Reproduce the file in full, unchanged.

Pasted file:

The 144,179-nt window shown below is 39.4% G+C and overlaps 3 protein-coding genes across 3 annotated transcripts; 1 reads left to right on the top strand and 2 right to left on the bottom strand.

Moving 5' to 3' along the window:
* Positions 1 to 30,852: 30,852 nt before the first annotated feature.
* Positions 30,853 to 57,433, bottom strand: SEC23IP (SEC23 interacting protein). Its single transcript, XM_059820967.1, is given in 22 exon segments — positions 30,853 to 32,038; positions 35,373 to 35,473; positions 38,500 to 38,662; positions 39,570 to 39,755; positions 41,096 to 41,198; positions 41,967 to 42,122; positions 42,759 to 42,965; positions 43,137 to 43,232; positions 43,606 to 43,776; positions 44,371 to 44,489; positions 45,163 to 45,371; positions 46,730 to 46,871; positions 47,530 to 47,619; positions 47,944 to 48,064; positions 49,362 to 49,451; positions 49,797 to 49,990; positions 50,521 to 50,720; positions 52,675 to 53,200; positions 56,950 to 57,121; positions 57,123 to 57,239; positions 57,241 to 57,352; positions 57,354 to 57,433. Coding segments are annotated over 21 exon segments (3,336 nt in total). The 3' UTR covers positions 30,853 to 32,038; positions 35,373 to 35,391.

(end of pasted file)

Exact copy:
The 144,179-nt window shown below is 39.4% G+C and overlaps 3 protein-coding genes across 3 annotated transcripts; 1 reads left to right on the top strand and 2 right to left on the bottom strand.

Moving 5' to 3' along the window:
* Positions 1 to 30,852: 30,852 nt before the first annotated feature.
* Positions 30,853 to 57,433, bottom strand: SEC23IP (SEC23 interacting protein). Its single transcript, XM_059820967.1, is given in 22 exon segments — positions 30,853 to 32,038; positions 35,373 to 35,473; positions 38,500 to 38,662; positions 39,570 to 39,755; positions 41,096 to 41,198; positions 41,967 to 42,122; positions 42,759 to 42,965; positions 43,137 to 43,232; positions 43,606 to 43,776; positions 44,371 to 44,489; positions 45,163 to 45,371; positions 46,730 to 46,871; positions 47,530 to 47,619; positions 47,944 to 48,064; positions 49,362 to 49,451; positions 49,797 to 49,990; positions 50,521 to 50,720; positions 52,675 to 53,200; positions 56,950 to 57,121; positions 57,123 to 57,239; positions 57,241 to 57,352; positions 57,354 to 57,433. Coding segments are annotated over 21 exon segments (3,336 nt in total). The 3' UTR covers positions 30,853 to 32,038; positions 35,373 to 35,391.